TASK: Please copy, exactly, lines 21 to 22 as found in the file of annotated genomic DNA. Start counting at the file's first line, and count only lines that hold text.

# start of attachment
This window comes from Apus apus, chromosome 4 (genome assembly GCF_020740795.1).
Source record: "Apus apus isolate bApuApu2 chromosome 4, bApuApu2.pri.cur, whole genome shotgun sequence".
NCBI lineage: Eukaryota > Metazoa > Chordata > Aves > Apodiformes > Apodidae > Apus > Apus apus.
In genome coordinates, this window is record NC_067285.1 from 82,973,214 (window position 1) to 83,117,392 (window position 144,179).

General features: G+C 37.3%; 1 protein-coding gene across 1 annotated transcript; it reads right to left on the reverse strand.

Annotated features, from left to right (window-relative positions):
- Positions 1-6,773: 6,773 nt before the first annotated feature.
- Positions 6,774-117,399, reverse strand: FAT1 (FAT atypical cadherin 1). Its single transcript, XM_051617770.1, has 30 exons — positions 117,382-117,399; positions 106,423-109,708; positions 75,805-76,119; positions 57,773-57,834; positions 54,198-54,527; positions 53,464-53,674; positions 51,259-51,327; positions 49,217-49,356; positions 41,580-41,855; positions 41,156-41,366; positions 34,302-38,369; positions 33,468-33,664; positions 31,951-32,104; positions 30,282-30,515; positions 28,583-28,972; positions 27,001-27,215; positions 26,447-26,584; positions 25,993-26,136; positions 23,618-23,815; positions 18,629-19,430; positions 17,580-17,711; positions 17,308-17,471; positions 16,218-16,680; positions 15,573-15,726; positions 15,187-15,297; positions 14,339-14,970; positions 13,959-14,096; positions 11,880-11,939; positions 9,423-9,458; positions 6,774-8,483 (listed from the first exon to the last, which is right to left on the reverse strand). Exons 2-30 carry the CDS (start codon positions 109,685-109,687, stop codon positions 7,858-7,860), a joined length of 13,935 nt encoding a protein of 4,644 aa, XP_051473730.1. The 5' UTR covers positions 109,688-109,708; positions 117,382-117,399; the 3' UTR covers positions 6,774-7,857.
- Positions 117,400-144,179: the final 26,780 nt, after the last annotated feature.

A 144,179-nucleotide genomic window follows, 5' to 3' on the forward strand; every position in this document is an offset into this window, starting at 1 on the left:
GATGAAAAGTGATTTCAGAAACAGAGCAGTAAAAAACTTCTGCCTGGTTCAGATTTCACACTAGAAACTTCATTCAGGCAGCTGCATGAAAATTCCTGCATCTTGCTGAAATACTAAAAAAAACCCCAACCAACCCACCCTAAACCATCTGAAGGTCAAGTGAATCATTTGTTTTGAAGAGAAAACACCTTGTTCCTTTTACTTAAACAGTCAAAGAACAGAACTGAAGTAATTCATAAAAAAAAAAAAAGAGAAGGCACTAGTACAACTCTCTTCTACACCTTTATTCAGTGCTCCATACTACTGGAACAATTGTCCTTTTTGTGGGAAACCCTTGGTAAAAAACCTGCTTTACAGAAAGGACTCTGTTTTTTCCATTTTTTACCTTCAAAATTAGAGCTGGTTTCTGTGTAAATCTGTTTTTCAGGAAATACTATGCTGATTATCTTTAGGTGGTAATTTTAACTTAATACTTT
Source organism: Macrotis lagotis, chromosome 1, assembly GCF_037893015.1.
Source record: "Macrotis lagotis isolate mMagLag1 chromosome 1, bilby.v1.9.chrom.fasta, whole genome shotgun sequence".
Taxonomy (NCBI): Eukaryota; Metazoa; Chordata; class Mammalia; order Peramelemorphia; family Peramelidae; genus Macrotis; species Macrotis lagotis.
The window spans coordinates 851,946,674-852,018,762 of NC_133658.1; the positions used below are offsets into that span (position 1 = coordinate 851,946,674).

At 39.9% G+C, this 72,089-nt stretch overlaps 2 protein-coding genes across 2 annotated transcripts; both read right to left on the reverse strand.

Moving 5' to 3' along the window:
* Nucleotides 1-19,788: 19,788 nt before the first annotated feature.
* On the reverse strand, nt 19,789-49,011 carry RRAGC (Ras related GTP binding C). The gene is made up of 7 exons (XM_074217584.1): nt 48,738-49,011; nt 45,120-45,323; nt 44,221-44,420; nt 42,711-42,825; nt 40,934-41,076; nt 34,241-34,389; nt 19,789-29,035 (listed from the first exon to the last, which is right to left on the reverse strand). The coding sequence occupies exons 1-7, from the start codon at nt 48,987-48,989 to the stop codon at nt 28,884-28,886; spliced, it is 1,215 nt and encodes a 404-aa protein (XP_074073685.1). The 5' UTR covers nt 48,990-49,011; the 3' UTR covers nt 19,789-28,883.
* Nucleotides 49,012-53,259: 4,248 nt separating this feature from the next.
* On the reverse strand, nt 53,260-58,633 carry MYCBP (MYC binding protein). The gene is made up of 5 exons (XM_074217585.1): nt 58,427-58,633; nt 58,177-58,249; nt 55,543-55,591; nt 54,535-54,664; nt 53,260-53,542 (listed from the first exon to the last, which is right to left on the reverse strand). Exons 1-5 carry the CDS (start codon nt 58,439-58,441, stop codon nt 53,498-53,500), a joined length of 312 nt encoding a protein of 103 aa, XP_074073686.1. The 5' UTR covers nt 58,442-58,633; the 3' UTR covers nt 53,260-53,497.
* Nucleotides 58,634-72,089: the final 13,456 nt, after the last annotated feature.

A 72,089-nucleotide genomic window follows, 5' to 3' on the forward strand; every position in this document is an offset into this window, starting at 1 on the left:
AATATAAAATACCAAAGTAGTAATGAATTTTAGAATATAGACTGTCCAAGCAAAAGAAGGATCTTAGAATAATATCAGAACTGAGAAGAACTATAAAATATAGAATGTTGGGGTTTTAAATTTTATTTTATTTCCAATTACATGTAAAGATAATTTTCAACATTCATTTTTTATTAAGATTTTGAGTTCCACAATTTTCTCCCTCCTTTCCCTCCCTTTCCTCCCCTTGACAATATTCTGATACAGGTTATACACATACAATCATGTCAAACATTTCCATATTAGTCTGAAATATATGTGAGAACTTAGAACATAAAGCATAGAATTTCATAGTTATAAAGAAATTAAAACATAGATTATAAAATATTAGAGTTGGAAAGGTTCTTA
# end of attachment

* On the reverse strand, nt 53,260-58,633 carry MYCBP (MYC binding protein). The gene is made up of 5 exons (XM_074217585.1): nt 58,427-58,633; nt 58,177-58,249; nt 55,543-55,591; nt 54,535-54,664; nt 53,260-53,542 (listed from the first exon to the last, which is right to left on the reverse strand). Exons 1-5 carry the CDS (start codon nt 58,439-58,441, stop codon nt 53,498-53,500), a joined length of 312 nt encoding a protein of 103 aa, XP_074073686.1. The 5' UTR covers nt 58,442-58,633; the 3' UTR covers nt 53,260-53,497.
* Nucleotides 58,634-72,089: the final 13,456 nt, after the last annotated feature.